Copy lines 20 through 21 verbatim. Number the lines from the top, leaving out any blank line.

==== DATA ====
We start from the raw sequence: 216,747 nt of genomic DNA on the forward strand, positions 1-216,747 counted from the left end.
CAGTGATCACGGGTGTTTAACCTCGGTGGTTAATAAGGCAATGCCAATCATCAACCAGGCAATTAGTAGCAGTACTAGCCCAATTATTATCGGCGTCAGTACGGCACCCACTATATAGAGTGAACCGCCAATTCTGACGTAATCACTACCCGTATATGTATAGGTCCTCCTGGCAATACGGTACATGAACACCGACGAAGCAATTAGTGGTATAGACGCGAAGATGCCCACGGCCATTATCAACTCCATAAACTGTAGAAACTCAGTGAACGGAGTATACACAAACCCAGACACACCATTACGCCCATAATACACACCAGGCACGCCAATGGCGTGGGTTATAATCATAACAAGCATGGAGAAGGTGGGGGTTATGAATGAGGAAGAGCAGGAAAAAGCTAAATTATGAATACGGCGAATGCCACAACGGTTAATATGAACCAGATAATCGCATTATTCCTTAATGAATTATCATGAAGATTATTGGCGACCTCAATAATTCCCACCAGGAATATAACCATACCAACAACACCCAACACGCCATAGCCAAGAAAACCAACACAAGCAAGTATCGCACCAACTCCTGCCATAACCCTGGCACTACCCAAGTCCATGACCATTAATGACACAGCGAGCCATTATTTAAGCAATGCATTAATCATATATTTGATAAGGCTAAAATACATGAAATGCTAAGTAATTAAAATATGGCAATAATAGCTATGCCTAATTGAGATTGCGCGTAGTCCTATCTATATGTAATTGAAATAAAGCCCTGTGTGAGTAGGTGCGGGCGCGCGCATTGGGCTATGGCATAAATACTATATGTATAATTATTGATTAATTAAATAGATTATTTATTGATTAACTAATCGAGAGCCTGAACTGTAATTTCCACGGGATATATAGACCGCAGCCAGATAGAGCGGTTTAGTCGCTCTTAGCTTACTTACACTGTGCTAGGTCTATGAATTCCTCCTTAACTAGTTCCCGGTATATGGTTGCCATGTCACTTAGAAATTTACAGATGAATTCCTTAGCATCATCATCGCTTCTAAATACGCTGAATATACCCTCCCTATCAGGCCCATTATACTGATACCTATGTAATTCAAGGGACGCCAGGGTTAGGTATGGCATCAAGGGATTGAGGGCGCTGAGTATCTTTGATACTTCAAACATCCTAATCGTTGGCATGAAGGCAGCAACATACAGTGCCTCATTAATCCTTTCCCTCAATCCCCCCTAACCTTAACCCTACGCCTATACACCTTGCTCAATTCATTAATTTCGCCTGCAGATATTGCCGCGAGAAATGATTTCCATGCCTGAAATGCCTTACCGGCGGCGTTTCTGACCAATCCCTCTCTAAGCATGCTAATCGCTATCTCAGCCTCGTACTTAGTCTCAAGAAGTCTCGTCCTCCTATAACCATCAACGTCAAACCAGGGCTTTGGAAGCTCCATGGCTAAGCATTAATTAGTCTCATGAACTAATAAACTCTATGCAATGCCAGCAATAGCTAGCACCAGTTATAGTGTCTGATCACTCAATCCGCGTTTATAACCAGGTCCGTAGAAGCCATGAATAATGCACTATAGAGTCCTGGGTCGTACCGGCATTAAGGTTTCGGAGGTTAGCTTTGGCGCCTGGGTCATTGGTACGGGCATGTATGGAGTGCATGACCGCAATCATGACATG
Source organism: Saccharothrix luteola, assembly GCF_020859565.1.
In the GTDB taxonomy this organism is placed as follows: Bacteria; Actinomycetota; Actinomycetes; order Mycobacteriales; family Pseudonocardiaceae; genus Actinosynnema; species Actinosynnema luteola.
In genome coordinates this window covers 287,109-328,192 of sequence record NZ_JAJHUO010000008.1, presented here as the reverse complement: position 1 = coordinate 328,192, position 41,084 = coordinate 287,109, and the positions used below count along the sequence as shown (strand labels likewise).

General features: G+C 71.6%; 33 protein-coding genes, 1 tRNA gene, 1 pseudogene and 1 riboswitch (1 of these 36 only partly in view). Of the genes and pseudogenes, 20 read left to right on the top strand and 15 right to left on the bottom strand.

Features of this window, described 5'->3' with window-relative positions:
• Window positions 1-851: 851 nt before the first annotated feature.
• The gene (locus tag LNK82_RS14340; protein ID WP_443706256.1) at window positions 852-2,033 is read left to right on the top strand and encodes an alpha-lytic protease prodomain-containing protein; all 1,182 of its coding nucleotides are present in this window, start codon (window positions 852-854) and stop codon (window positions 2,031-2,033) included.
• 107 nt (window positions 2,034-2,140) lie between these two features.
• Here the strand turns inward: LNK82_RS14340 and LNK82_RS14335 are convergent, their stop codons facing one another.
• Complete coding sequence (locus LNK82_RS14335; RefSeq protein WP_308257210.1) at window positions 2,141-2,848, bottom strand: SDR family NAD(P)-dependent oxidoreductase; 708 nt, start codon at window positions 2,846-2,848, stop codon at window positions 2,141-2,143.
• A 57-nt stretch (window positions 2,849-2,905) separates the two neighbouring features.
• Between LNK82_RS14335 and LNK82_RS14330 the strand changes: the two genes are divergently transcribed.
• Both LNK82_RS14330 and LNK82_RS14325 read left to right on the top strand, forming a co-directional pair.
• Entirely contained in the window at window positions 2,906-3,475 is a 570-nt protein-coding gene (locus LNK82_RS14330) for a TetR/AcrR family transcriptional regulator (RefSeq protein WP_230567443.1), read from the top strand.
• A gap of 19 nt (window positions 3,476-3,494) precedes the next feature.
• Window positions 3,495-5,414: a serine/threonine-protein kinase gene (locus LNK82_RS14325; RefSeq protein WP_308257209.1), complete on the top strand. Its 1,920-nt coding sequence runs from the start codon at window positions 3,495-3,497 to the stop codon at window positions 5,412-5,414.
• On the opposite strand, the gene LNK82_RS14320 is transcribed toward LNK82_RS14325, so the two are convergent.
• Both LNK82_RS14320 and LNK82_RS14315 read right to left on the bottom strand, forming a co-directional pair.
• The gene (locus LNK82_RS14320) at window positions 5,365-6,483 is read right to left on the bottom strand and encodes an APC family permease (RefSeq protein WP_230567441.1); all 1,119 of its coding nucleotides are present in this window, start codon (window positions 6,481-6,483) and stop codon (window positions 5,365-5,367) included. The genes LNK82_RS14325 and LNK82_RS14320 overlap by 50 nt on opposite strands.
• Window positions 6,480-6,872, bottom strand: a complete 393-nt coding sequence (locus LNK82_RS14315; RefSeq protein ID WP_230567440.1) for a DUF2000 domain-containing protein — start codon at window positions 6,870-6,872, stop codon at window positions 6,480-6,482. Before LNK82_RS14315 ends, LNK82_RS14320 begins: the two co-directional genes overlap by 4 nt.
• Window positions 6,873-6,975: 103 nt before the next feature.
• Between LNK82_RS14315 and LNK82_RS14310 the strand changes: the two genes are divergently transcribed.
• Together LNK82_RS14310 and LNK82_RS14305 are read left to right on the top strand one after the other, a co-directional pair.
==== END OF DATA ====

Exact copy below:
• Both LNK82_RS14320 and LNK82_RS14315 read right to left on the bottom strand, forming a co-directional pair.
• The gene (locus LNK82_RS14320) at window positions 5,365-6,483 is read right to left on the bottom strand and encodes an APC family permease (RefSeq protein WP_230567441.1); all 1,119 of its coding nucleotides are present in this window, start codon (window positions 6,481-6,483) and stop codon (window positions 5,365-5,367) included. The genes LNK82_RS14325 and LNK82_RS14320 overlap by 50 nt on opposite strands.